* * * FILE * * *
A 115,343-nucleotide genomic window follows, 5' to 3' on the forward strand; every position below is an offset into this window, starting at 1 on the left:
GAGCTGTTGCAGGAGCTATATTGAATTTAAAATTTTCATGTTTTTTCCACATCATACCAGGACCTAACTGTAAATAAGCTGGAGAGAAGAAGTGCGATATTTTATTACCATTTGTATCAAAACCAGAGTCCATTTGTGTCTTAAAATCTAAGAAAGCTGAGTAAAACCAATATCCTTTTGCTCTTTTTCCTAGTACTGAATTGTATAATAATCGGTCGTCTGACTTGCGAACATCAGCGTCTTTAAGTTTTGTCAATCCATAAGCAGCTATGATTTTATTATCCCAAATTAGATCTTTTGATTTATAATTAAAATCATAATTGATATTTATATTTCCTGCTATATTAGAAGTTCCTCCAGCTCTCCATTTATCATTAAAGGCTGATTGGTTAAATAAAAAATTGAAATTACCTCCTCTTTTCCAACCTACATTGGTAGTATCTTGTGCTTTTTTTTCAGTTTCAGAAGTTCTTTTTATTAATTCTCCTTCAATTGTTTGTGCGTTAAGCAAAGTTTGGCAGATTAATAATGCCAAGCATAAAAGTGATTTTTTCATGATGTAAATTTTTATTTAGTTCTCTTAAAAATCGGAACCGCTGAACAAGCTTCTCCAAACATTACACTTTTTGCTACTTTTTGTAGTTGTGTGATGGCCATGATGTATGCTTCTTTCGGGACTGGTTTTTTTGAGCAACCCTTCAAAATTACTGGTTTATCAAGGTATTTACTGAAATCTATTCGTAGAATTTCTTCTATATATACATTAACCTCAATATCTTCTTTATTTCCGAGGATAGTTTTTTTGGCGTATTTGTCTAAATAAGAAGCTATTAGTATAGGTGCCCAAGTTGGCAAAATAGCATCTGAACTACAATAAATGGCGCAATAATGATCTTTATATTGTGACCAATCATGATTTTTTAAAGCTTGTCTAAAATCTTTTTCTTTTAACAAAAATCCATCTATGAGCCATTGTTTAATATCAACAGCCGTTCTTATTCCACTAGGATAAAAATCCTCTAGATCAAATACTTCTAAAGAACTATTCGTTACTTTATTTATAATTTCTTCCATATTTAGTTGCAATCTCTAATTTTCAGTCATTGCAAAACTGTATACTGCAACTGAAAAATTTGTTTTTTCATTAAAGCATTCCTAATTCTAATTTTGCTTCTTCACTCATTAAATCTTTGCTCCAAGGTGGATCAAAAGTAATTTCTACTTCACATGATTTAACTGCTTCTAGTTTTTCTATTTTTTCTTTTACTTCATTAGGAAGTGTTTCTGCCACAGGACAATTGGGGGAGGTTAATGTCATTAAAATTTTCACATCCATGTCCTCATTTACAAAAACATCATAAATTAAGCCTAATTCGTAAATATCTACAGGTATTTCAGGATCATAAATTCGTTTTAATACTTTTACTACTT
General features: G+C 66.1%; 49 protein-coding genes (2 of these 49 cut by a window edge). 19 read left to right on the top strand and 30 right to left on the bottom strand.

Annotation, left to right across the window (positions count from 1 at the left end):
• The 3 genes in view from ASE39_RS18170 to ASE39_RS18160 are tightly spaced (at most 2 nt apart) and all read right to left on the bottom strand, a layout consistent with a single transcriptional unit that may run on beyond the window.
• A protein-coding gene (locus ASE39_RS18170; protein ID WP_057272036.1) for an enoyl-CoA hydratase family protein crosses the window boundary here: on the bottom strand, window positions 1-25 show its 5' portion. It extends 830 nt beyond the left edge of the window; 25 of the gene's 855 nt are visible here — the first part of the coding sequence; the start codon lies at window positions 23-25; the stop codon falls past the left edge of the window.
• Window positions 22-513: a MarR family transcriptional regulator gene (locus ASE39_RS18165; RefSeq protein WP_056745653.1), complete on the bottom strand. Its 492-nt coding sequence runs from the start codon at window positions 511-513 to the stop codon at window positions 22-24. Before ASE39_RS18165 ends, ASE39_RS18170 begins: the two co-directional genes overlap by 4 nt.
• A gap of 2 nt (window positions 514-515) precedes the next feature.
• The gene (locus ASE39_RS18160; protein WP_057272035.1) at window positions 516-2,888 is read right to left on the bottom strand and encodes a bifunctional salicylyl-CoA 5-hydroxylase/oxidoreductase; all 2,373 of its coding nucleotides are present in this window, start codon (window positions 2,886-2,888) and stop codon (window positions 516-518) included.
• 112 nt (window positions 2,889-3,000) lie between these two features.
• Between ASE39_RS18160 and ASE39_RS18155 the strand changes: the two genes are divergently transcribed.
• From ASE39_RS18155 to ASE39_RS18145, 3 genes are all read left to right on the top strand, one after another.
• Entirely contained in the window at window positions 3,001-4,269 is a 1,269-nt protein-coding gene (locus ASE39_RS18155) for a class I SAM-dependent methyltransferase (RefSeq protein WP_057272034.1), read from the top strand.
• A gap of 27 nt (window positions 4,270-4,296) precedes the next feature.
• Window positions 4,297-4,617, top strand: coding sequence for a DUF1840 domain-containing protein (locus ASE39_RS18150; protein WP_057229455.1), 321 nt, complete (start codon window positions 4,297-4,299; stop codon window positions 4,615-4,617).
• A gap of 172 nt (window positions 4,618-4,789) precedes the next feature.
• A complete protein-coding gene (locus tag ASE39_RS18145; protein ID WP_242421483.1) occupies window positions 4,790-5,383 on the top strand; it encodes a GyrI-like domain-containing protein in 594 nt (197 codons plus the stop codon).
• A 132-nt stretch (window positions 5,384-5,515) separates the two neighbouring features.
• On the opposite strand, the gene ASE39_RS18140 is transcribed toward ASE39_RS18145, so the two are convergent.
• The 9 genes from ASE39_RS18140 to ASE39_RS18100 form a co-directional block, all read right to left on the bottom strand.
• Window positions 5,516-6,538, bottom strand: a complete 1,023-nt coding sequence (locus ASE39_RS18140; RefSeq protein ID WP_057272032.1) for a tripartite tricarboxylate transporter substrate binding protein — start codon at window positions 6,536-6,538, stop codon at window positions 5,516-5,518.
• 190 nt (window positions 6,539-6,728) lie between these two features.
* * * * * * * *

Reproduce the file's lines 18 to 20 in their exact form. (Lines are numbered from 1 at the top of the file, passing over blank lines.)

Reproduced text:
• A 132-nt stretch (window positions 5,384-5,515) separates the two neighbouring features.
• On the opposite strand, the gene ASE39_RS18140 is transcribed toward ASE39_RS18145, so the two are convergent.
• The 9 genes from ASE39_RS18140 to ASE39_RS18100 form a co-directional block, all read right to left on the bottom strand.